March 20, 2019

Theophilus Polwheile (d.1689) on Christ’s Common Love and the Rich Young Ruler

Men may be honorable in respect of some good thing which they have, though contemptible in respect of some better thing which they want. Though men have nothing but gifts, yet they are amiable and honorable for their gift's sake. Christ loved the young man [the rich young ruler] for the excellency of his moral parts, Mar. 10:21. Now if Christ loves such, why should not we? Next unto those that have grace, come they that have gifts, though the men be bad, their gifts are good, and there is an honor due unto them. The Spirit of God will be acknowledged in gifts, as well as in grace, seeing He is the Author of both.
Theophilus Polwheile, Α᾿ΥΘΕ΄ΝΤΗΣ [Authentēs], Or A Treatise of Self-Denial (London: Printed for Thomas Johnson, 1658), 78–79. See John Collinges’s similar comments on the rich young ruler in the second quote here, which I recently added to the blog. See also Polwheile’s comments on Luke 14:26 on pages 222–223 where he says, “We are not to hate them [father, mother, wife, children, brother, or sister] absolutely, so as in no respect to bear any love to them, for we are commanded to love them, and to do good unto them, even the worst of them, as I have showed above.” This work, which cites many Reformed theologians and other Puritans, has a forward to the reader by Ralph Venning.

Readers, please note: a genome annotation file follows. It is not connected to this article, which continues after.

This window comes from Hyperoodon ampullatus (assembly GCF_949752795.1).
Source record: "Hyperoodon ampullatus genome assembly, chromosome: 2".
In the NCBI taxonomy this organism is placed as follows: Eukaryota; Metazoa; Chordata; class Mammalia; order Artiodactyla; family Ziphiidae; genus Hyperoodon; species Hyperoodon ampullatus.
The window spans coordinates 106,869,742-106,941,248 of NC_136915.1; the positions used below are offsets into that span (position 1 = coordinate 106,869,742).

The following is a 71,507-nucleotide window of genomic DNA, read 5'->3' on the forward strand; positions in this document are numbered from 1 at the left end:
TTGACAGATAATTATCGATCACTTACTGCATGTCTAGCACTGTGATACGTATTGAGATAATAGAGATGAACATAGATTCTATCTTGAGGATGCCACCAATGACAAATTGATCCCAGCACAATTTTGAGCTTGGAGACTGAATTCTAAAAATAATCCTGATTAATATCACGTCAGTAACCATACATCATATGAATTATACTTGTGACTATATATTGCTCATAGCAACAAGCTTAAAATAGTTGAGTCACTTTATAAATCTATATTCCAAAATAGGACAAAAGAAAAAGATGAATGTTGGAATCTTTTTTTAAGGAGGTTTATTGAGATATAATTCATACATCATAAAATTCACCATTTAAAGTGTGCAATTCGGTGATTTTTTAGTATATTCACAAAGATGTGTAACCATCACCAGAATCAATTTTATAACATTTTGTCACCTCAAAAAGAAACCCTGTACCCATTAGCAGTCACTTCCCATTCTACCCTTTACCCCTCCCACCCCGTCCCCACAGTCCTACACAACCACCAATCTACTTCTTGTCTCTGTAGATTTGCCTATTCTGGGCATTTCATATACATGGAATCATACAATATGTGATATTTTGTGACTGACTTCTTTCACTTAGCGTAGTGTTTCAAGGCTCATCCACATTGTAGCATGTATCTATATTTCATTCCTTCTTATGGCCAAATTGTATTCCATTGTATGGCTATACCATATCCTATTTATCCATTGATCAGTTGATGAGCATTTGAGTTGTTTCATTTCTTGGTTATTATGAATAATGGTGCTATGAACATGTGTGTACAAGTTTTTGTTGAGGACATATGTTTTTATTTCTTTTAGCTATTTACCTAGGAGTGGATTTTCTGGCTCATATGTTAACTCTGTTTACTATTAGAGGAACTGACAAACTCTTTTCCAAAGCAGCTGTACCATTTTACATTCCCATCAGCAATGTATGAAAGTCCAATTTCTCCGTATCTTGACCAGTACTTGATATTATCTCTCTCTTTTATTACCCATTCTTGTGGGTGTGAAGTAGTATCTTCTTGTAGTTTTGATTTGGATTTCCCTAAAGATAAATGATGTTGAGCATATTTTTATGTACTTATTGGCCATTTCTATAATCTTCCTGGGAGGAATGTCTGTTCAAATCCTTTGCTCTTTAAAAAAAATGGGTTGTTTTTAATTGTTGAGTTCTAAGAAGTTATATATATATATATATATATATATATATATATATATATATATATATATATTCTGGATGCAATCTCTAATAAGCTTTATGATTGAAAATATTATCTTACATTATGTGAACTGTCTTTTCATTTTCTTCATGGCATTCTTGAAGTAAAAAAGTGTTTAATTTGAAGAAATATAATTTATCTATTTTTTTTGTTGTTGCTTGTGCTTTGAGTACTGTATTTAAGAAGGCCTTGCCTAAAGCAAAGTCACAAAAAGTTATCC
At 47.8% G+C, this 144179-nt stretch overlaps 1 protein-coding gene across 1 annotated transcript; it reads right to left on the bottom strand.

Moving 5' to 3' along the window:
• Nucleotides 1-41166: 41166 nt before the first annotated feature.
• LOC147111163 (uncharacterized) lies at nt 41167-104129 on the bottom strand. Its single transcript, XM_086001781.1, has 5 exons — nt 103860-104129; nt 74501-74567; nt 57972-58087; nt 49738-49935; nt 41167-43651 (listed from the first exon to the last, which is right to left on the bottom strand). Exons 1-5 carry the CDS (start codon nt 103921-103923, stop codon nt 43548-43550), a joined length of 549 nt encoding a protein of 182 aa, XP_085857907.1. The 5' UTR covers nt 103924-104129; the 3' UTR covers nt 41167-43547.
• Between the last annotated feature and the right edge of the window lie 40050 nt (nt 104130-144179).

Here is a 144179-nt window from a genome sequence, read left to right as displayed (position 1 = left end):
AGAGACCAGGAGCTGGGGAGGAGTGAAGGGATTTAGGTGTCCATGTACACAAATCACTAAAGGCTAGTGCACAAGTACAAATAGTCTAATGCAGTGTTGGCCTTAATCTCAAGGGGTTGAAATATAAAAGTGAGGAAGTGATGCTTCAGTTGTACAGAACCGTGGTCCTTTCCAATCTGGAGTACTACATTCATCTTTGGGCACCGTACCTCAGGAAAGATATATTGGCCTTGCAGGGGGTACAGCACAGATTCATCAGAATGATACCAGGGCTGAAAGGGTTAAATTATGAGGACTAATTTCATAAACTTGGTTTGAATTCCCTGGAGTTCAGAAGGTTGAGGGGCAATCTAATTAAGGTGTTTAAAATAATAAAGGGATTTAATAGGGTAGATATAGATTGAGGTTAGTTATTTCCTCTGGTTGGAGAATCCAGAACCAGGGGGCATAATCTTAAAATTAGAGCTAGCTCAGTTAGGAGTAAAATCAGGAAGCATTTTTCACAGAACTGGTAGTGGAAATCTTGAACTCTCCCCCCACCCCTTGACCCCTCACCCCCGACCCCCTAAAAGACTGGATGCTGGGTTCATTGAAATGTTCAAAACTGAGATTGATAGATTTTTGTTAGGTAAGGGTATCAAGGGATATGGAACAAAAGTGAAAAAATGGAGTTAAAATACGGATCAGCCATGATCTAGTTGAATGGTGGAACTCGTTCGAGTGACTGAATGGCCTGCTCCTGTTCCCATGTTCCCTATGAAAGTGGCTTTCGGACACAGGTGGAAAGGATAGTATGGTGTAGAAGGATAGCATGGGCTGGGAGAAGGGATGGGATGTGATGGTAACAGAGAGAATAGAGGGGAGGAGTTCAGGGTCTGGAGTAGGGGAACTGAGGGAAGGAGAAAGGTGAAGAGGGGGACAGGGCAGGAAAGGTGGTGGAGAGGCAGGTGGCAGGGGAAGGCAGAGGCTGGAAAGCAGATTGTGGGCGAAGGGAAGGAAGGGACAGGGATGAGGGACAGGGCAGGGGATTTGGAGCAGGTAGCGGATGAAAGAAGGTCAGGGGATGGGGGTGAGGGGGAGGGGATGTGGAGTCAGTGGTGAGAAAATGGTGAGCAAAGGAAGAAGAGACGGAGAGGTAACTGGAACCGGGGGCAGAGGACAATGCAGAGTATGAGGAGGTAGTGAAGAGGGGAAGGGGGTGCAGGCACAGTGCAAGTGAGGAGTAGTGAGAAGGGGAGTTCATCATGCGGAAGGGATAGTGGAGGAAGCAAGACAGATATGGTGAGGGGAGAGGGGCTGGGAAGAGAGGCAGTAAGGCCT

Christ doth not find his Works perfect before God, Revelation 3:2, therefore he is not well-pleased with him; therefore though he love him, as he did that young man [Polwheile means the "young man" in Matthew 19:21], it is but with a common love, not that love that he bears to a Saint, in whom is the beauty of self-denial, who follows him fully, as Caleb, Numbers 14:24, and fulfills all his will, as David did, Acts 13:22.
Ibid., 274.


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